FRANKFURT/BRUSSELS (Reuters) – German Chancellor Olaf Scholz on Tuesday halted the new Nord Stream 2 pipeline designed to bring more Russian natural gas to Germany, increasing the focus on Germany’s gas supply amid already high European prices.
Nord Stream 2 is technically ready for launch but needs regulatory approval. Scholz said on Tuesday the pipeline could not be certified at the moment after Russia formally recognised two breakaway regions in eastern Ukraine.
The project is intended to double the amount of gas flowing from Russia to Germany under the Baltic sea, bypassing traditional transit routes in Ukraine.
A suspension of the project would mean a chunk of Germany’s expected future gas imports would not arrive, unless Russia instead stepped up its exports via a pipeline running from Yamal in Russia to Poland, or Ukraine, which looks unlikely at present in the face of escalating geopolitical tensions.
Here’s the current state of play in Germany’s gas sector.
WHAT ARE THE NUMBERS?
In January-October 2021, Germany imported 119 billion cubic metres (bcm) of gas, said foreign trade statistics office BAFA, which does not identify the origins of imports. Domestic gas usage was 100 bcm in 2021, utility industry group BDEW said.
Germany has 24 bcm of underground caverns of gas storage. A fifth of that is represented by Rehden, a unit owned by storage company Astora which is in turn owned by Russian company Gazprom. As such, total storage capacity could meet a quarter of Germany’s annual gas usage.
Germany’s storage caverns currently stand at 31% full, according to industry group Gas Infrastructure Europe data.
Germany, Europe’s largest economy, imports most of the gas it consumes. Domestic gas production peaked in the 1990s and now covers only 5% of annual consumption.
The chief executive of German utility Uniper last month pegged Russia’s share of Germany’s gas supply at half, although this can fluctuate from month to month.
ICIS analysis data for German supply showed that in Dec. 2021 Russian pipeline gas accounted for 32%, Norwegian gas 20% and Dutch 12%, with storage 22% and the rest from other smaller sources including domestic production.
“Russia in its (gas supplier) role cannot be replaced during the next few years,” Maubach said.
WHY DOES GERMANY NEED GAS?
Gas burning accounted for 15.3% of German electricity generation last year, according to BDEW.
Losing a large chunk of gas imports – from whatever source – could require a short-term increase in coal-fired generation at home or imports of power from neighbours to fill the gap.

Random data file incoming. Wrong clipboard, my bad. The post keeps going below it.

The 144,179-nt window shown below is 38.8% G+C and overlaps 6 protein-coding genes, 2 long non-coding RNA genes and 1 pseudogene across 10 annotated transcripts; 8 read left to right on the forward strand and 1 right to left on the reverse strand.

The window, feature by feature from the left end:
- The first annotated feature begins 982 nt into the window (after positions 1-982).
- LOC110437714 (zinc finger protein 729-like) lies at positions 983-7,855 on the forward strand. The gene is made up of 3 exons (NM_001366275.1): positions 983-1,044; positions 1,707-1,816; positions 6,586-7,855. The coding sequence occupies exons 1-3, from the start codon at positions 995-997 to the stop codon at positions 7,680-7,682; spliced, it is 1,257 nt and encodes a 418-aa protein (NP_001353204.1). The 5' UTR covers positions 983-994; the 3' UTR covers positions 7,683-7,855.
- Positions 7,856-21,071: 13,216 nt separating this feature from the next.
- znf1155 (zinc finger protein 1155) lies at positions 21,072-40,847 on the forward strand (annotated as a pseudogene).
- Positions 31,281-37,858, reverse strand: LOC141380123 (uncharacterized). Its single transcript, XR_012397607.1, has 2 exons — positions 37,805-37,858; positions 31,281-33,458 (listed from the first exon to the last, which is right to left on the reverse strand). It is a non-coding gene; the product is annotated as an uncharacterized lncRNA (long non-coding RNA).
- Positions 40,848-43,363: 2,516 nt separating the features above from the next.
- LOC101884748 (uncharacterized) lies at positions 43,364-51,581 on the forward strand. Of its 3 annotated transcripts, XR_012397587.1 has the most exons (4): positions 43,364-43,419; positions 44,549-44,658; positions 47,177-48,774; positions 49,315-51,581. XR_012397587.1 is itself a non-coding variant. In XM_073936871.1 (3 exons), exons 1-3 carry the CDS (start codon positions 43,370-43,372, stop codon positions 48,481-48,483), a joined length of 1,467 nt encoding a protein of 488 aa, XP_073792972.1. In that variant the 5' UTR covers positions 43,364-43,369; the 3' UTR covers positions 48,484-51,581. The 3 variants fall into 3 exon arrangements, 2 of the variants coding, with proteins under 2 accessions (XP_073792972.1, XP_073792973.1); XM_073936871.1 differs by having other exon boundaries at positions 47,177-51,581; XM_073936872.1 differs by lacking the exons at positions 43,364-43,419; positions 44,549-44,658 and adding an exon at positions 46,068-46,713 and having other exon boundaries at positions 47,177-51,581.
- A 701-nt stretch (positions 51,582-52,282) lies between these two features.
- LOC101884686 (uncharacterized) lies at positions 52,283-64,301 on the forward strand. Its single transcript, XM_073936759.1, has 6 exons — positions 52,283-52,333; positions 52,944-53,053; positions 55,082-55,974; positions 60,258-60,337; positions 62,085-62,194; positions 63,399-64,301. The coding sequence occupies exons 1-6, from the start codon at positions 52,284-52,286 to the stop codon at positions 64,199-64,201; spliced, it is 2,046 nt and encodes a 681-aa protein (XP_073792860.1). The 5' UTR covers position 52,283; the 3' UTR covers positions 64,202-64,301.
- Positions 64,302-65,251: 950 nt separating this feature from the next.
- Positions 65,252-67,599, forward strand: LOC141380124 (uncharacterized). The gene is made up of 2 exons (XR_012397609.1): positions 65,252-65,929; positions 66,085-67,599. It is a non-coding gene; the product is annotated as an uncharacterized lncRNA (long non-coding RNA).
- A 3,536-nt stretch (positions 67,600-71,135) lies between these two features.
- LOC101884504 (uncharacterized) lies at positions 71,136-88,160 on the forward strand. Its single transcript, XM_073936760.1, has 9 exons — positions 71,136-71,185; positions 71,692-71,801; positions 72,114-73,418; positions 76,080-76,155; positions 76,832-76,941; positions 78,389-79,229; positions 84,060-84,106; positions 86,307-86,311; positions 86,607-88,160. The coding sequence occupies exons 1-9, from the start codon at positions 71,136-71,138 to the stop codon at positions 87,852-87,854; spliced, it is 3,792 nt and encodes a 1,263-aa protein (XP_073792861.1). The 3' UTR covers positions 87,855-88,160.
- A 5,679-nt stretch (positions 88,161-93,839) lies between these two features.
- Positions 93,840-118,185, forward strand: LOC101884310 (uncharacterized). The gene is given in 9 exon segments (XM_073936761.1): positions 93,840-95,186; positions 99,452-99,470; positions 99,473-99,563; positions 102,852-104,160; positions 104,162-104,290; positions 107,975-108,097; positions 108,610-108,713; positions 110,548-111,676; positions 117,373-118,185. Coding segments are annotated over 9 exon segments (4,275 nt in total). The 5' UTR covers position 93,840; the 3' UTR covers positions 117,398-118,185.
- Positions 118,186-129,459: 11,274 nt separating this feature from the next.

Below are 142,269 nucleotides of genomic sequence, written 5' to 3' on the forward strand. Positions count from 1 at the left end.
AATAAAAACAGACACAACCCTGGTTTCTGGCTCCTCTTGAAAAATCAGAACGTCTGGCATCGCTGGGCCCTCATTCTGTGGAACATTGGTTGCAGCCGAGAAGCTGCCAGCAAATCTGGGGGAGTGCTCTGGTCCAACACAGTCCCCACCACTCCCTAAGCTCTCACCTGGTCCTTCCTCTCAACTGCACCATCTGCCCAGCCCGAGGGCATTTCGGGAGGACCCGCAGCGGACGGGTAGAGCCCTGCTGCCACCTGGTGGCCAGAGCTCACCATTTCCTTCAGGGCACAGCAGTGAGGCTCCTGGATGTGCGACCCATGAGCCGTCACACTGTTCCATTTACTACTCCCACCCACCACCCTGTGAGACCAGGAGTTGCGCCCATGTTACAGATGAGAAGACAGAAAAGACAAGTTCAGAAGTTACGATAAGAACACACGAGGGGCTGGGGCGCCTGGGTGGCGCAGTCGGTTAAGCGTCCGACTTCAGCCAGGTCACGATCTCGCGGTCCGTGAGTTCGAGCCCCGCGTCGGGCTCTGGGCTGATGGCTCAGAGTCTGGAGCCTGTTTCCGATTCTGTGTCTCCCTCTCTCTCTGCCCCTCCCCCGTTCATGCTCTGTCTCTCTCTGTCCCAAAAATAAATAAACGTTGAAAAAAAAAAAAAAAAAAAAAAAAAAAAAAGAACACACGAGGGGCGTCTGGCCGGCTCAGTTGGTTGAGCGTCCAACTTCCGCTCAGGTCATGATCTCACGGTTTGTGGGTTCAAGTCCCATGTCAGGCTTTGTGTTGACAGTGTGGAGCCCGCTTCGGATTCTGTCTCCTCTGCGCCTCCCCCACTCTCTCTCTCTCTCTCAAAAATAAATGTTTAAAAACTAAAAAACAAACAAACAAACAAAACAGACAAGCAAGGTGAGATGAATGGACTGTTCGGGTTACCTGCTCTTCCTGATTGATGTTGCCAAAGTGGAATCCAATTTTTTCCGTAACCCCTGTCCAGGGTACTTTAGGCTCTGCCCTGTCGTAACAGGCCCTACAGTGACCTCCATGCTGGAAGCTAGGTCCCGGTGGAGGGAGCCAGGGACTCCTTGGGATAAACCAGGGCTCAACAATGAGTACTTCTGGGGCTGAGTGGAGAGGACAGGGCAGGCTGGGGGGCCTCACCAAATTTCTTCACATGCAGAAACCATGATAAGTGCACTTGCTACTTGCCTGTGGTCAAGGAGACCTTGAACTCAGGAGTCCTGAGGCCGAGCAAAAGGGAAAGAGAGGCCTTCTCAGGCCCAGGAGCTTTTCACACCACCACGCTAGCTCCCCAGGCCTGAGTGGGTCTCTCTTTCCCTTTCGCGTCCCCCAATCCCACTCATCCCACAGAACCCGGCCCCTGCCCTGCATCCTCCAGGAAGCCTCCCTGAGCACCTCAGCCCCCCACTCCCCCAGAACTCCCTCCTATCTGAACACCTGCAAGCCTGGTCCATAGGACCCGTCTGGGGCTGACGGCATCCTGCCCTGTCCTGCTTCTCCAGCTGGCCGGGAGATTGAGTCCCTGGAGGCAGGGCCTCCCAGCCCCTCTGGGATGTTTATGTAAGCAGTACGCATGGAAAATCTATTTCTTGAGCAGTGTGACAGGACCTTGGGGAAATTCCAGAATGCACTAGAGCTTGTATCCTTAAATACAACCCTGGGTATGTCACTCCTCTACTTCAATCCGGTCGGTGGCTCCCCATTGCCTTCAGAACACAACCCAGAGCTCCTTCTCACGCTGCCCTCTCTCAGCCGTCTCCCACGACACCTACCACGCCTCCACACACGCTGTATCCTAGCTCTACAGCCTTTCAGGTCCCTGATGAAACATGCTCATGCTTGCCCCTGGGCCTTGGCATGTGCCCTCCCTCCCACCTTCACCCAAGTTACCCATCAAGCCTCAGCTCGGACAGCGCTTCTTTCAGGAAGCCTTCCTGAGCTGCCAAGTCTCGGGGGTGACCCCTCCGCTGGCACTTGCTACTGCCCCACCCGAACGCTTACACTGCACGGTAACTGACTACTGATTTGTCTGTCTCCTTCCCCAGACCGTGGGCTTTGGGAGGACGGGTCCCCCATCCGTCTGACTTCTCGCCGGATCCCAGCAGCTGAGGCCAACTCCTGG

The situation is more acute in home heating, where gas keeps half of Germany’s 41.5 million households warm, and in manufacturing industries where sectors such as ceramics cannot produce without the fuel.
WHAT OTHER COMMODITY TIES DOES GERMANY HAVE WITH RUSSIA?
Germany and Russia have had a strong energy supply partnership for decades. It was struck during the Cold War and remained strong despite ups and downs in bilateral relations.
Germany does not need only gas from Russia. BAFA showed that 34% of Germany’s crude oil came from Russia in January-October 2021 and coal group VDKi said 53% of hard coal received by German power generators and steelmakers came from Russia last year.
WILL GAS DEMAND FALL IN FUTURE?
Eventually it should, to comply with Germany’s pledges to reduce greenhouse gas emissions. Heating with gas will be phased out long-term in favour of heat pumps and other alternatives.
But in power generation, gas use is expected to rise for a transition period under plans to phase out coal and nuclear energy.
Future consumption will depend on the speed of Germany’s renewable energy roll-out and whether low-emission hydrogen produced from renewable sources such as wind and solar can be harnessed to replace fossil gas.
The International Energy Agency has said countries’ climate pledges would cut European gas demand to 504 bcm in 2030 from 596 bcm in 2020 although, going by governments’ “stated policies”, it would decrease only marginally to 587 bcm. The IEA has no breakdown for individual countries.
WHAT ALTERNATIVES DOES GERMANY HAVE TO RUSSIA?
European Union officials have sought alternative gas supplies in recent months from countries including the United States, Qatar, Azerbaijan and Japan, amid growing tensions with Russia, the EU’s biggest gas supplier.
Europe’s liquefied natural gas (LNG) imports hit a record high of nearly 11 bcm in January, with nearly half coming from the United States.
In Europe, LNG is received in Britain, along the northwestern European coast and in the Mediterranean – a still young and growing industry. Germany does not have domestic LNG infrastructure, but the Dutch Gate landing terminal with 12 bcm handling capacity supplies western German customers.
Europe competes with Asian buyers to secure cargoes in global LNG markets, where swings in demand can cause volatile and high prices.
As for pipeline gas, European utilities have rolling purchasing agreements with Russia for up to 30 years at a time with take-or-pay options and linked to agreed-upon benchmarks such as oil or spot prices at virtual European gas trading hubs.
Knowledge of when which contracts are renewed and at what terms is up to counterparties to publish, and transparency can be minimal.
(Reporting by Vera Eckert and Kate Abnett; editing by Sarah Marsh, Timothy Heritage and Mark Heinrich)